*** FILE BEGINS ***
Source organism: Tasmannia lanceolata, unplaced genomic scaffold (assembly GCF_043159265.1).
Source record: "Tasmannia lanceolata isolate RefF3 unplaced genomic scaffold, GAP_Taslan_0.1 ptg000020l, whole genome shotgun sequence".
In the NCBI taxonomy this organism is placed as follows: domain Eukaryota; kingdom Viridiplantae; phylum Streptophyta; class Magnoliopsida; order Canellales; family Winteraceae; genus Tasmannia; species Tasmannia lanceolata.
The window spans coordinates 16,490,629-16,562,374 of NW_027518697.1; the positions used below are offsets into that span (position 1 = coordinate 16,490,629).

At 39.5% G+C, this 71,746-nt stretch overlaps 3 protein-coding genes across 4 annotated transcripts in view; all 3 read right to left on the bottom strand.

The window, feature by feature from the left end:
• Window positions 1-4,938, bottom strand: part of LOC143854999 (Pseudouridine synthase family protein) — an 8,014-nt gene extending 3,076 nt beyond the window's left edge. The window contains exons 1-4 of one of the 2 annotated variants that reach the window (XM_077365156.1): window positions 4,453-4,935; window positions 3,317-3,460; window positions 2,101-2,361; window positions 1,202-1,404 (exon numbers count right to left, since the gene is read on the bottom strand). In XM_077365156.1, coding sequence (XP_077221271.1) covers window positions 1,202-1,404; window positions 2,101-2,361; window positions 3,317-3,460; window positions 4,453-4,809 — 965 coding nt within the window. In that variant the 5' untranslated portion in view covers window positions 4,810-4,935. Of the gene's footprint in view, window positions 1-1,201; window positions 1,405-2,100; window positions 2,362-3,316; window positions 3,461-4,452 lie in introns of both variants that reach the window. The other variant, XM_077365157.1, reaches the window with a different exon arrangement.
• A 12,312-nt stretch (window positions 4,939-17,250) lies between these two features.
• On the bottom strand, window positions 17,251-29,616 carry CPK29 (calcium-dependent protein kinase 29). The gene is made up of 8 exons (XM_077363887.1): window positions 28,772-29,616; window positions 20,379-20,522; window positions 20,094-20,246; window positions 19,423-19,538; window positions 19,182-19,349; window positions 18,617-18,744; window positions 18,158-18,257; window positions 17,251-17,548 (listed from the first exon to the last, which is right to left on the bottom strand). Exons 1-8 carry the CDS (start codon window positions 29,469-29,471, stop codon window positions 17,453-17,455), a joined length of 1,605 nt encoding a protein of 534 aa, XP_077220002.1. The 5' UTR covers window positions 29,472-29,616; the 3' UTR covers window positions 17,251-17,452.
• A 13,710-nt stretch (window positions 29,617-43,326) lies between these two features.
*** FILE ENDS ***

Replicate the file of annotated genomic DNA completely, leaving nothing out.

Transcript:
Source organism: Tasmannia lanceolata, unplaced genomic scaffold (assembly GCF_043159265.1).
Source record: "Tasmannia lanceolata isolate RefF3 unplaced genomic scaffold, GAP_Taslan_0.1 ptg000020l, whole genome shotgun sequence".
In the NCBI taxonomy this organism is placed as follows: domain Eukaryota; kingdom Viridiplantae; phylum Streptophyta; class Magnoliopsida; order Canellales; family Winteraceae; genus Tasmannia; species Tasmannia lanceolata.
The window spans coordinates 16,490,629-16,562,374 of NW_027518697.1; the positions used below are offsets into that span (position 1 = coordinate 16,490,629).

At 39.5% G+C, this 71,746-nt stretch overlaps 3 protein-coding genes across 4 annotated transcripts in view; all 3 read right to left on the bottom strand.

The window, feature by feature from the left end:
• Window positions 1-4,938, bottom strand: part of LOC143854999 (Pseudouridine synthase family protein) — an 8,014-nt gene extending 3,076 nt beyond the window's left edge. The window contains exons 1-4 of one of the 2 annotated variants that reach the window (XM_077365156.1): window positions 4,453-4,935; window positions 3,317-3,460; window positions 2,101-2,361; window positions 1,202-1,404 (exon numbers count right to left, since the gene is read on the bottom strand). In XM_077365156.1, coding sequence (XP_077221271.1) covers window positions 1,202-1,404; window positions 2,101-2,361; window positions 3,317-3,460; window positions 4,453-4,809 — 965 coding nt within the window. In that variant the 5' untranslated portion in view covers window positions 4,810-4,935. Of the gene's footprint in view, window positions 1-1,201; window positions 1,405-2,100; window positions 2,362-3,316; window positions 3,461-4,452 lie in introns of both variants that reach the window. The other variant, XM_077365157.1, reaches the window with a different exon arrangement.
• A 12,312-nt stretch (window positions 4,939-17,250) lies between these two features.
• On the bottom strand, window positions 17,251-29,616 carry CPK29 (calcium-dependent protein kinase 29). The gene is made up of 8 exons (XM_077363887.1): window positions 28,772-29,616; window positions 20,379-20,522; window positions 20,094-20,246; window positions 19,423-19,538; window positions 19,182-19,349; window positions 18,617-18,744; window positions 18,158-18,257; window positions 17,251-17,548 (listed from the first exon to the last, which is right to left on the bottom strand). Exons 1-8 carry the CDS (start codon window positions 29,469-29,471, stop codon window positions 17,453-17,455), a joined length of 1,605 nt encoding a protein of 534 aa, XP_077220002.1. The 5' UTR covers window positions 29,472-29,616; the 3' UTR covers window positions 17,251-17,452.
• A 13,710-nt stretch (window positions 29,617-43,326) lies between these two features.